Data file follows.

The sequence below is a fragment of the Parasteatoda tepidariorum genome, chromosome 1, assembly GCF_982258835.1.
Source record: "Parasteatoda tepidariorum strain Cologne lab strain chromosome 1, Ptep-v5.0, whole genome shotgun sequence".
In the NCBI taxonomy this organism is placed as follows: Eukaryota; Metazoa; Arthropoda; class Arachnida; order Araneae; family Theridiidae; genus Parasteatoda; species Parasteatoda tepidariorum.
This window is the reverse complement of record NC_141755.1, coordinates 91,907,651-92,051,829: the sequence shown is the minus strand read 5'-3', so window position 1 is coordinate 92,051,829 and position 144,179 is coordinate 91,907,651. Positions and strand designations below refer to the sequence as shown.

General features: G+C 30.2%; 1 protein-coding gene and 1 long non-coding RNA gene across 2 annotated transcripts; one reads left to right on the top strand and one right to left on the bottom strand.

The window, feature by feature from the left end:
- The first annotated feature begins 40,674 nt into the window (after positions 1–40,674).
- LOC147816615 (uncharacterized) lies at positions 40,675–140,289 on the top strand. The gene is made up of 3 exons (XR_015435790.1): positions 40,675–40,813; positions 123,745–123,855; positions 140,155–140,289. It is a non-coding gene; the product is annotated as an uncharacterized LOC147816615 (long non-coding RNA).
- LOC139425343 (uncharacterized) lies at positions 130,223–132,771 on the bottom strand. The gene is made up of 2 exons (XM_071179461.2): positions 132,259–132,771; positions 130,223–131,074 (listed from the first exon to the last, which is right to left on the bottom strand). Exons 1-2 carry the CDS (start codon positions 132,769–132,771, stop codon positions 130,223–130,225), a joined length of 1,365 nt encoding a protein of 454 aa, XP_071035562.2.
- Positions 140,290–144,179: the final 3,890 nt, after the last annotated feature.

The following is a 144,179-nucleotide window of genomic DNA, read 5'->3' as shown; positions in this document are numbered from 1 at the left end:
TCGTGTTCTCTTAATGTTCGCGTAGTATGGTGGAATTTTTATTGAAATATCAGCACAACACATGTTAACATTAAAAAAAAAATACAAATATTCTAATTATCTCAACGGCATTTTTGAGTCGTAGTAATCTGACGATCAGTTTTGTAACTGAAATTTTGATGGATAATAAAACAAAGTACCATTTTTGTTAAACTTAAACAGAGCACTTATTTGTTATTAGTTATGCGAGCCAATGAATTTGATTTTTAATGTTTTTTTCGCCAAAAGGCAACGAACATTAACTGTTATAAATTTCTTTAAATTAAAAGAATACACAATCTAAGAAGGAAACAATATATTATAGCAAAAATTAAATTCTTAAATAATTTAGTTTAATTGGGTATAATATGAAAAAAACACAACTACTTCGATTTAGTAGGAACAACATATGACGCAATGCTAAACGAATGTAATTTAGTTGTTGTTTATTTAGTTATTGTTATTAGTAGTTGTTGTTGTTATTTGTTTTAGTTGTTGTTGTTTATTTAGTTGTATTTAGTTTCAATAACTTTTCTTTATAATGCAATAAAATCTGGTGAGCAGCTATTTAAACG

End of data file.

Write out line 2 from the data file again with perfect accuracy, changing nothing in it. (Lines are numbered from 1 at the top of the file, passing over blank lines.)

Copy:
Source record: "Parasteatoda tepidariorum strain Cologne lab strain chromosome 1, Ptep-v5.0, whole genome shotgun sequence".